Praxidike ( prak-SID-ik-ee; Greek: Πραξιδίκη), also known as Jupiter XXVII, is a retrograde irregular satellite of Jupiter. It was discovered by a team of astronomers from the University of Hawaii led by Scott S. Sheppard in 2000, and given the temporary designation S/2000 J 7.
Praxidike orbits Jupiter at an average distance of 20,824 Mm in 613.904 days, at an inclination of 144° to the ecliptic (143° to Jupiter's equator), in a retrograde direction and with an eccentricity of 0.1840.
It was named in August 2003 after Praxidike, the Greek goddess of punishment.
Praxidike belongs to the Ananke group, believed to be the remnants of a break-up of a captured heliocentric asteroid. With an estimated diameter of 7 km, Praxidike is the second largest member of the group after Ananke itself (assumed albedo of 0.04).
The satellite appears grey (colour indices B-V=0.77, R-V= 0.34), typical of C-type asteroids.
- ^ IAUC 7555: Satellites of Jupiter January 5, 2001 (discovery)
- ^ MPEC 2001-A29: S/2000 J 7, S/2000 J 8, S/2000 J 9, S/2000 J 10, S/2000 J 11 January 15, 2001 (discovery and ephemeris)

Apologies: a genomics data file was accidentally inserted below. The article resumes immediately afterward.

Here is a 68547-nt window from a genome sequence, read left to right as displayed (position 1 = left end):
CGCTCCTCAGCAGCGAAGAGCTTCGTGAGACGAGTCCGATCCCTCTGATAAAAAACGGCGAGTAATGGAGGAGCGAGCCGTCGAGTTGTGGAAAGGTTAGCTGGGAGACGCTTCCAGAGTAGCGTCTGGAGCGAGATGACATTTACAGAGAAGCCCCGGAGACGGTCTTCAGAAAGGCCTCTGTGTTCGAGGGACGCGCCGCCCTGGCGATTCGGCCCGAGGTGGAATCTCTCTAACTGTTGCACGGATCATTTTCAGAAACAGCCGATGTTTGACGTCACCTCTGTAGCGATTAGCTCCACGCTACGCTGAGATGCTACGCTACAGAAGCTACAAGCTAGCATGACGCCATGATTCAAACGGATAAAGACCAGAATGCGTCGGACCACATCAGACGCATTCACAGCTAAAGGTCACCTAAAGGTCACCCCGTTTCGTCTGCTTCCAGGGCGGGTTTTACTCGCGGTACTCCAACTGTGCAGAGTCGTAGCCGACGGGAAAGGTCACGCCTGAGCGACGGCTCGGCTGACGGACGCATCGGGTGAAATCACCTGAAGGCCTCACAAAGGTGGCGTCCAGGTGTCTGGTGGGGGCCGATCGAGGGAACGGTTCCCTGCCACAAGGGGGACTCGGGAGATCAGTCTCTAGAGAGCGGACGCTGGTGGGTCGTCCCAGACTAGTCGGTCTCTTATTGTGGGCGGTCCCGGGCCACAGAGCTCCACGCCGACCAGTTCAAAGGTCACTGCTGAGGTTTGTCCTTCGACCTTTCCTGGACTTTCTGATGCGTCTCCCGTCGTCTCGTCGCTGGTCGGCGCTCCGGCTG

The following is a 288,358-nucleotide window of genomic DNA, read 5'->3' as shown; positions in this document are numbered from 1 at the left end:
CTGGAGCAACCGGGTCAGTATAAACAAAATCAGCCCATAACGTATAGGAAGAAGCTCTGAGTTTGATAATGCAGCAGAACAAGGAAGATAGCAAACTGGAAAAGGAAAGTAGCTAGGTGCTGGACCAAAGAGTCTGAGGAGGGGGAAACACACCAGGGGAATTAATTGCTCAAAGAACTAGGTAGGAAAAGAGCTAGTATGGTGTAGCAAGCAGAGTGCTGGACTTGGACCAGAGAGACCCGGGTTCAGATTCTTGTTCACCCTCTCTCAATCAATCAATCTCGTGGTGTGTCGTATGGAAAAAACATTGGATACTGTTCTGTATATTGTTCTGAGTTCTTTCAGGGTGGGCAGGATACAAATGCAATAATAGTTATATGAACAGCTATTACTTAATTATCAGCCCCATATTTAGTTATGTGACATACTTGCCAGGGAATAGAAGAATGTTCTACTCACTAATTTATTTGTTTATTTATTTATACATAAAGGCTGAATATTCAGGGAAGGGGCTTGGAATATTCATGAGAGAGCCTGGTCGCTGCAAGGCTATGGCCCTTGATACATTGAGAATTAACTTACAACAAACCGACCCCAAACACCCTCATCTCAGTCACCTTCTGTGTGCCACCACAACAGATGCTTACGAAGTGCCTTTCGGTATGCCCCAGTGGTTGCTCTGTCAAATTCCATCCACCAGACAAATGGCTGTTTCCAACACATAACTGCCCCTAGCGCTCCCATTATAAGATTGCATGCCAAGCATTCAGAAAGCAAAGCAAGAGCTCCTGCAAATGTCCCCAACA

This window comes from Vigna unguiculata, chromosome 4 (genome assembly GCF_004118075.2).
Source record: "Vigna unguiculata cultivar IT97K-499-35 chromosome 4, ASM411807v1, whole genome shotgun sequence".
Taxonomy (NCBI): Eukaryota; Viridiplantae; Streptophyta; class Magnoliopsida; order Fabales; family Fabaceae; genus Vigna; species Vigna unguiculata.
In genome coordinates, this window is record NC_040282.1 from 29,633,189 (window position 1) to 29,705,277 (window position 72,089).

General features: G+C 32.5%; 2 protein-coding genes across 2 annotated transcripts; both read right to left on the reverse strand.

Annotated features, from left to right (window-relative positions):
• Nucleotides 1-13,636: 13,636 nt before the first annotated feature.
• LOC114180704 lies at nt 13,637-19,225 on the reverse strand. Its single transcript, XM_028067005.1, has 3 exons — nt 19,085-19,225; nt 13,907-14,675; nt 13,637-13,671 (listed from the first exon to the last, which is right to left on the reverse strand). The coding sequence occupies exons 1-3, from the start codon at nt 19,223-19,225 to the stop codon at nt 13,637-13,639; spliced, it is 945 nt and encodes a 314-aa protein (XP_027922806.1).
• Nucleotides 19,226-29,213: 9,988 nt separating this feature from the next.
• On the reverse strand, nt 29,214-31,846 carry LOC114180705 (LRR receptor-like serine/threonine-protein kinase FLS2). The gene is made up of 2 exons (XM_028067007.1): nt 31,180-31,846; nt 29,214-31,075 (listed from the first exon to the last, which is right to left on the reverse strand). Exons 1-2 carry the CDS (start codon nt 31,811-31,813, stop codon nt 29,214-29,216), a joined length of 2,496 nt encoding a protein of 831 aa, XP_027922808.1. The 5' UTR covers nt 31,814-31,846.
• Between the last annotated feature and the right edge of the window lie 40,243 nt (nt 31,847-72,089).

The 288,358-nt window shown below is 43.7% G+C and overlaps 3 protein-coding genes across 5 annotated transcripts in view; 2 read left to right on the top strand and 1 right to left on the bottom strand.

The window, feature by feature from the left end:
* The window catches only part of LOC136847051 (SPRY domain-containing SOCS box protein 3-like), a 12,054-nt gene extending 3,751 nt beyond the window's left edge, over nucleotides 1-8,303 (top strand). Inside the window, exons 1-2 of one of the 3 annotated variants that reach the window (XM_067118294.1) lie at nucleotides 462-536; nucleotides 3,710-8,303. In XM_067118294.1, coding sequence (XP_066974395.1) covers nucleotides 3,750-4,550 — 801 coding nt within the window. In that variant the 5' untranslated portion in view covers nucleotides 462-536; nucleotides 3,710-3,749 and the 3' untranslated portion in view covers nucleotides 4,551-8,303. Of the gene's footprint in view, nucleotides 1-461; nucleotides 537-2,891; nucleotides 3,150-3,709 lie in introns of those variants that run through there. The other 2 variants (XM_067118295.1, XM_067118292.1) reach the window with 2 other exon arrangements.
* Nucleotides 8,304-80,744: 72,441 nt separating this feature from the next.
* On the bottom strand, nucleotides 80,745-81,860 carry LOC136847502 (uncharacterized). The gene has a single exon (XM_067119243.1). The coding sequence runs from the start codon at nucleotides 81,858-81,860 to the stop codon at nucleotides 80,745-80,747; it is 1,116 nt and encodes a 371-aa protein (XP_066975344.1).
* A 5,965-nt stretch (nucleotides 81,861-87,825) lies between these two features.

- ^ IAUC 7998: Satellites of Jupiter 2002 October 22 (naming the moon)
- ^ Sheppard, S. S., Jewitt, D. C.; An Abundant Population of Small Irregular Satellites Around Jupiter, Nature, Vol. 423 (May 2003), pp. 261-263
- ^ Nesvorný, D.; Alvarellos, J. L. A.; Dones, L.; and Levison, H. F.; Orbital and Collisional Evolution of the Irregular Satellites, The Astronomical Journal, Vol. 126 (2003), pp. 398–429
- ^ Sheppard, S. S.; Jewitt, D. C.; Porco, C.; Jupiter's Outer Satellites and Trojans, in Jupiter: The Planet, Satellites and Magnetosphere, edited by Fran Bagenal, Timothy E. Dowling, and William B. McKinnon, Cambridge Planetary Science, Vol. 1, Cambridge, UK: Cambridge University Press, ISBN 0-521-81808-7, 2004, pp. 263-280
- ^ Grav, T.; Holman, M. J.; Gladman, B. J.; Aksnes, K.; Photometric Survey of the Irregular Satellites, Icarus, Vol. 166 (2003), pp. 33-45
- Ephemeris IAU-MPC NSES
- Mean orbital parameters NASA JPL